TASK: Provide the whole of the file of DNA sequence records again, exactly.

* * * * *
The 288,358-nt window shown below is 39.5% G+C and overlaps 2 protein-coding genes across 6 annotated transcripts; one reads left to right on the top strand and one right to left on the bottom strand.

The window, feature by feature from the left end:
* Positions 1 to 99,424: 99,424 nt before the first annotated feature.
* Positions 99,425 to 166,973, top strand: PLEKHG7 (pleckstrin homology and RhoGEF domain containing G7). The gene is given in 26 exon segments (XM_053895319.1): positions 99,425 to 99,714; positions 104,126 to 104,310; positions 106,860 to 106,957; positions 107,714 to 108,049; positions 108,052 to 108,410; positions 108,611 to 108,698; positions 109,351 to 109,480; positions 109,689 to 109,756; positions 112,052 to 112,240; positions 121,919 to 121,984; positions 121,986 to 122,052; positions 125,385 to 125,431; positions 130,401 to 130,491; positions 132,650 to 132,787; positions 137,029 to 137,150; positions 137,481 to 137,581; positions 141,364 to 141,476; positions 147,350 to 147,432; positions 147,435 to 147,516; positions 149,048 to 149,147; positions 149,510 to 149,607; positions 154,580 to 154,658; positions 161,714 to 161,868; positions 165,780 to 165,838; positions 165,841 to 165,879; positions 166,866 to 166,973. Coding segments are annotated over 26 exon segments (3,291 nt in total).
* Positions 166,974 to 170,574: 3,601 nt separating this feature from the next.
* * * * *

The 288,358-nt window shown below is 39.5% G+C and overlaps 2 protein-coding genes across 6 annotated transcripts; one reads left to right on the top strand and one right to left on the bottom strand.

The window, feature by feature from the left end:
* Positions 1 to 99,424: 99,424 nt before the first annotated feature.
* Positions 99,425 to 166,973, top strand: PLEKHG7 (pleckstrin homology and RhoGEF domain containing G7). The gene is given in 26 exon segments (XM_053895319.1): positions 99,425 to 99,714; positions 104,126 to 104,310; positions 106,860 to 106,957; positions 107,714 to 108,049; positions 108,052 to 108,410; positions 108,611 to 108,698; positions 109,351 to 109,480; positions 109,689 to 109,756; positions 112,052 to 112,240; positions 121,919 to 121,984; positions 121,986 to 122,052; positions 125,385 to 125,431; positions 130,401 to 130,491; positions 132,650 to 132,787; positions 137,029 to 137,150; positions 137,481 to 137,581; positions 141,364 to 141,476; positions 147,350 to 147,432; positions 147,435 to 147,516; positions 149,048 to 149,147; positions 149,510 to 149,607; positions 154,580 to 154,658; positions 161,714 to 161,868; positions 165,780 to 165,838; positions 165,841 to 165,879; positions 166,866 to 166,973. Coding segments are annotated over 26 exon segments (3,291 nt in total).
* Positions 166,974 to 170,574: 3,601 nt separating this feature from the next.